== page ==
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It's interesting to see that AMD makes so many bad quads that they have a plan for selling them as triples. Kind of makes me wonder about their manufacturing quality. At least I won't have to worry about it, I don't fall for the AMD hype anymore.
 

blackpanther26

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I think AMD did this on porpose. Maybe this is AMD's ace? But you are taking a risk on enabling the 3rd CPU core. You may get one that would work fine but then again, you might get one that can't be stable at all even at 1GHz. But for $125.99 you are getting a bargan if you can get it to 4 cores but if not you still have a good CPU. I hope AMD keeps it this way and have a option in their AM3 boards to enable the 4th core. But as for me. I'm set with my Q9650. But I may try this out sence I have a 790GX motherboard (Foxconn). And see if it works.
 

oicw

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[citation][nom]68vistacruiser[/nom]It's interesting to see that AMD makes so many bad quads that they have a plan for selling them as triples. Kind of makes me wonder about their manufacturing quality. At least I won't have to worry about it, I don't fall for the AMD hype anymore.[/citation]

Or, you could turn around and say, wonder how much cash Intel is throwing down the drain by junking all the chips that don't have 100% stability on all 4 cores. (though right now it seems that Intel just might have that kind of money to waste...)

I also agree w/ blackpanther that AMD probably don't care whether or not we try to enable the 4th core. At best this may actually help their sales from people willing to experiment with things. People who actually NEED a quad core will still buy quad cores, as an X3 has absolutely no gurantee the 4th core would work.
 

nekatreven

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reminds me of the days of turning the radeon 9500 pro into a regular 9700.

AMD probably wouldn't have made the X3 line if none of the chips had an actual bad core. So be aware that this may be a great way to destroy an X3 if it really did have a bad core.

More than a few people turned a good, fast 9500 into a garbled, artifact spitting, unrecognizable 9700 by enabling 4 bad pixel pipelines with a softhack.
 
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Guest

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guys, AMD do a lot more in testing than just chuck Prime on each core for a few hours to see if its all good. Its very likely that a defective core could work fine in 99.99% of use, but AMD has disabled it because it failed in that one small special case that most people won't ever experience. Also reminds me of the Applebred Durons a few years ago that had 64kB of L2 cache. The cores themselves were simply Thortons with a large chunk of the L2 cache disabled. Pencil modding most of the time gave you a full Thorton processor, but sometimes it;d give you a brain dead CPU. Making money out of what would otherwise be garbage makes financial sense.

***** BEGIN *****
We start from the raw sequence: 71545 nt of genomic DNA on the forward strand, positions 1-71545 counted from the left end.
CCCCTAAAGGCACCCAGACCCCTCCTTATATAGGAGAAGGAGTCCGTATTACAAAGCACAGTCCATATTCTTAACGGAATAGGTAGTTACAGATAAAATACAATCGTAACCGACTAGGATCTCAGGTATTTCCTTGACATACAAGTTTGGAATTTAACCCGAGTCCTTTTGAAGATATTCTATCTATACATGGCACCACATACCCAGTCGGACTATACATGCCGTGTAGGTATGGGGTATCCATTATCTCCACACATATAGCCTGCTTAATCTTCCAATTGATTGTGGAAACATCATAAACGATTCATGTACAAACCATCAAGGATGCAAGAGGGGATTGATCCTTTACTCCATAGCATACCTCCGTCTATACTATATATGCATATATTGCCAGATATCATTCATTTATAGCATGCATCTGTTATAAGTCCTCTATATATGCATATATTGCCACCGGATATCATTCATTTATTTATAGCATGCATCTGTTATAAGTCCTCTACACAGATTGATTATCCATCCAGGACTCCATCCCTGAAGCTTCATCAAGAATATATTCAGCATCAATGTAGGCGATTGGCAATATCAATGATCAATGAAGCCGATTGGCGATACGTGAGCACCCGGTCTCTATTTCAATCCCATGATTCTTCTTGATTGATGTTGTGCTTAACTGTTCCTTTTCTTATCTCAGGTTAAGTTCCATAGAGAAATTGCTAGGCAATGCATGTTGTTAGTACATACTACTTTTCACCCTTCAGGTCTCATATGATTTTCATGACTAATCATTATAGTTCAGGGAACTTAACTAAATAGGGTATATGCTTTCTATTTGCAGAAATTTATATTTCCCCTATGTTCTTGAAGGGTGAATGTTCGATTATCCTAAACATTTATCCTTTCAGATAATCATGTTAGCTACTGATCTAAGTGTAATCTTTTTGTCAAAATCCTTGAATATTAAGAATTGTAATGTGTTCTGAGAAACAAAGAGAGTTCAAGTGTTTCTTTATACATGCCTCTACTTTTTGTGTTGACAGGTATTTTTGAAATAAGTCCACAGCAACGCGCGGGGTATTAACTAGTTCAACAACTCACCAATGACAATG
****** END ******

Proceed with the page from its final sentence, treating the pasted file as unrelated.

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Guest

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Alot of people assume that there's going to be tonnes of CPUs that work just fine except that one core is broken. Statistically, cache has the most transistors, and therefore potentially the most flaws, while some triple cores may have a bad core, AMD is probably getting a pretty decent yield, and is disabling plenty of healthy quads to sell as triple cores. Yield only improves throughout the lifetime of a stepping, do you think the triple-cores will go away when AMDs yield hits 99%? No, of course not, the X3 competes directly with Intels dualcores, they're just going to disable a healthy quad.
 

armistitiu

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is this real? can someone confirm this? i find it hard to believe that AMD would let this happen. Also if you don't have a American Megatrends BIOS can you still do this? because i was planning to get a Gigabyte mobo (with my phenom II 720)and as far as i know they use Award.
 

chy18

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We r not sure it's 100%. I'm from Korea..That happens begin from korea..
We gathering more info about it..
It depands on cpu&mobo.. lol
also lots of korean guys bought heca+mobo..
some people works well into quad core with stability..
some people can't use it into quad core..
Time after time..day by day..we could reconize
which one is needed..it's variable..
lol
 
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Guest

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AMD makes a profit selling it with 3 cores as well as 4. The reason they might have purposely disabled a good core could be as simple as marketing. Some people are willing to pay a hundred bucks for a processor but not 150. If AMD don't have anything to sell to that customer at that price/performance range, someone else will. A lower profit margin is from this market segment is better than none. Time will tell how many of these processors actually have a working fourth core though.